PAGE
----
Portland, Oregon, United States

City statistics

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Population (2017)
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Area (in sq. kms)

Modal split (as of 2015)

  • Walking 5.7%
  • Cycling 6.3%
  • Public transport 12.6%
  • Personal Car 56.7%
  • Motorcycle &Taxi 1.4%

Leading by example: Portland’s holistic approach to sustainable mobility

Portland, a harbor city, is an excellent example of how a city could proactively approach AVs by focusing on the fundamentals of sustainable mobility and livable city planning. Many exciting things happened in 2018. Portland maintains the Comprehensive Plan 2035 and the Transportation System Plan 2035 that took effect in May 2018. Both plans work together to guide the transportation policies and investments in Portland to achieve the Vision Zero goal (i.e. zero fatalities), help transit and freight vehicles move reliably and affordably, and to create great places for its residents.

Portland’s transportation hierarchy for moving people

Portland focuses on moving people in the most ecomobile manner, i.e. prioritizing walking, cycling, transit and use of shared vehicles. If individual transport is needed, then ZEVs are preferred. This transportation hierarchy forms the basis of all transport development in Portland regardless of new technologies like AVs. The goal is to move people in the most efficient, effective and safe manner. One of the biggest pushes in 2018 has been the update to the Pedestrian Master Plan 1998 (PedPDX), which is slated to complete in early 2019. PedPDX will include a prioritization framework that will be updated regularly to identify projects for funding, a toolbox of action that will enhance the pedestrian experience and performance measurements to track progress. In addition, Portland is conducting a citywide Americans with Disabilities Act (ADA) Transition Plan, which includes strategies for barrier removal and reviews of rules and regulations.

Portland will be releasing the Portland Protected Bikeway Design Guide to help planners to ensure that protected bikeways have a standard design that is easily understandable by people biking, walking, and driving. In 2018 alone, Portland has built more than 16km of new bikeways, most of which are protected or barred. Additionally, the Central City in Motion plan was just adopted to add 50km of low-stress bikeways and other pedestrian and transit projects in the central city.

The Livable Streets Strategy 2017 prioritizes the use of the right-of-way for community gathering spaces and placemaking. The Portland in the Streets Community Grant Program supports community-driven projects focused on transportation safety, equity, innovation, and placemaking.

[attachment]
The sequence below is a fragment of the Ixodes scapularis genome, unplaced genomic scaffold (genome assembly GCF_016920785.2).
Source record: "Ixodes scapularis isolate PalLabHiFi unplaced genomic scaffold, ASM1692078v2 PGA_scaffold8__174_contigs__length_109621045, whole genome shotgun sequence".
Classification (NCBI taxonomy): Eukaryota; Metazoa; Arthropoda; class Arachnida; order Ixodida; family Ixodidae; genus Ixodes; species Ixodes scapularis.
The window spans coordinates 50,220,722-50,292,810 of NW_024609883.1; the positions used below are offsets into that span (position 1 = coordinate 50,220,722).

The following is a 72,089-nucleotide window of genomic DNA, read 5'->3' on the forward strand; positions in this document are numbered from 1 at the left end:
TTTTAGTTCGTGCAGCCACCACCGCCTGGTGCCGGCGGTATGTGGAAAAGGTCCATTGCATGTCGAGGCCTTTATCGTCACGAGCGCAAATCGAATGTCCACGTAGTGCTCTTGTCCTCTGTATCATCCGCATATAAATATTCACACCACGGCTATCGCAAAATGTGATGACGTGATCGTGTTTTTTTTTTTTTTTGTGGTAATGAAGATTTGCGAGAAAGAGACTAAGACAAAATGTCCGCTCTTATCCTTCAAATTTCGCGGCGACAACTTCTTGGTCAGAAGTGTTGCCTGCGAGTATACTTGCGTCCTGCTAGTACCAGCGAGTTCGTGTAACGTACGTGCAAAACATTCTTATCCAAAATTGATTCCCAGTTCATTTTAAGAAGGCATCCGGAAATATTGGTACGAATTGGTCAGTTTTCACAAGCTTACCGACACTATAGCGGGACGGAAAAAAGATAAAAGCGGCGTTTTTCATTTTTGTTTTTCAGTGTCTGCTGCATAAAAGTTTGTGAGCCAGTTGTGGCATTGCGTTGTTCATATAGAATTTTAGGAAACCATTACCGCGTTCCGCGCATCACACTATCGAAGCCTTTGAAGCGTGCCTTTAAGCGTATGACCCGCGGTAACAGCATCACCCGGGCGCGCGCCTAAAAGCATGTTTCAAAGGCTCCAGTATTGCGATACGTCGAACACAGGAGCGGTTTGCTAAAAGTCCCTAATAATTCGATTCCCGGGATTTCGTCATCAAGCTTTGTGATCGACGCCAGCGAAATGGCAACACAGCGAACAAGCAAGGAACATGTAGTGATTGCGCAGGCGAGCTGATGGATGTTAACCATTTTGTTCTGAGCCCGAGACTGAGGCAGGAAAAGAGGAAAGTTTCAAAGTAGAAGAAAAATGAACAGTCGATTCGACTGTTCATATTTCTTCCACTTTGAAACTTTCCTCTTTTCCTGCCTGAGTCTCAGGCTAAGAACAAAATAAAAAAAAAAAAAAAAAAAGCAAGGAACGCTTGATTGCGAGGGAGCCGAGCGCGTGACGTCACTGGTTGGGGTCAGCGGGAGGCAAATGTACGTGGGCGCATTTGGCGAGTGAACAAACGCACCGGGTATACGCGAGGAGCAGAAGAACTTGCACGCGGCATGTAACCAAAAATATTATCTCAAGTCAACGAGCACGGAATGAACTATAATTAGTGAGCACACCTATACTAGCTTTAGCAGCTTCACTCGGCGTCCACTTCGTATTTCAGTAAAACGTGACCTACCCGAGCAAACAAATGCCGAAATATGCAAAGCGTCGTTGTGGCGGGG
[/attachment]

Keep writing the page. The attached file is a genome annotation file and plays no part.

Portland’s approach to Connected and Automated Vehicles (CAV)

Portland’s Automated Vehicles Policy was adopted in May 2018 as part of the Transportation System Plan 2018 as the city recognizes that AVs will inevitably enter the city. Therefore, the city is taking the proactive stance to work with companies interested in AV testing in Portland and with community members to ensure safe and equitable trial. The goal is to “prioritize connected and automated vehicles that are part of a fleet/shared ownership.” If AVs should enter the city, AVs need to advance the Vision Zero goal and demonstrate that travel time reliability and system efficiency will be improved.

To safeguard Portland’s overarching transportation goal, Portland has the following strategies around AVs:

  • Require sharing of anonymized transportation data such as vehicle type, travel routes, occupancy, travel times, etc. while ensuring that CAVs use city’s rights-of-way
  • Design and manage the mobility zone, called the Curb Zone, to increase safety and limit speed, and prioritize CAVs carrying more passengers in congested times and locations
  • Evaluate the public cost and benefit before investing in AV infrastructure through a criteria- driven plan
  • Develop sustainable user-payment funding mechanisms
  • Ensure that CAVs connect to the city’s smart infrastructure and pay for the infrastructure and service investments according to the vehicle impacts to the transportation system.

Portland sets the example of how a city could “get AVs right” by establishing strong fundamentals in the transportation system. Even as this disruptive technology enters the city, Portland ensures that it will improve access for all, smooth traffic congestion, improve commuter comfort and decrease road fatalities.

EcoMobility Alliance Cities

EcoMobility Alliance Report 2018

Published in December 2018

EcoMobility Alliance Report 2018

The EcoMobility Alliance seeks to encourage city-to-city knowledge exchange and drive local innovation, trusting that such activities will inspire local leaders to create an ecomobile transportation system that prioritizes walking, cycling, public transport, shared mobility and light electric vehicles.

This EcoMobility Alliance report 2018 showcases our progress so far and highlights the impressive achievements of the EcoMobility Alliance cities. All EcoMobility Alliance cities are interesting to study as they have all excelled in one way or another in creating a sustainable urban mobility system.

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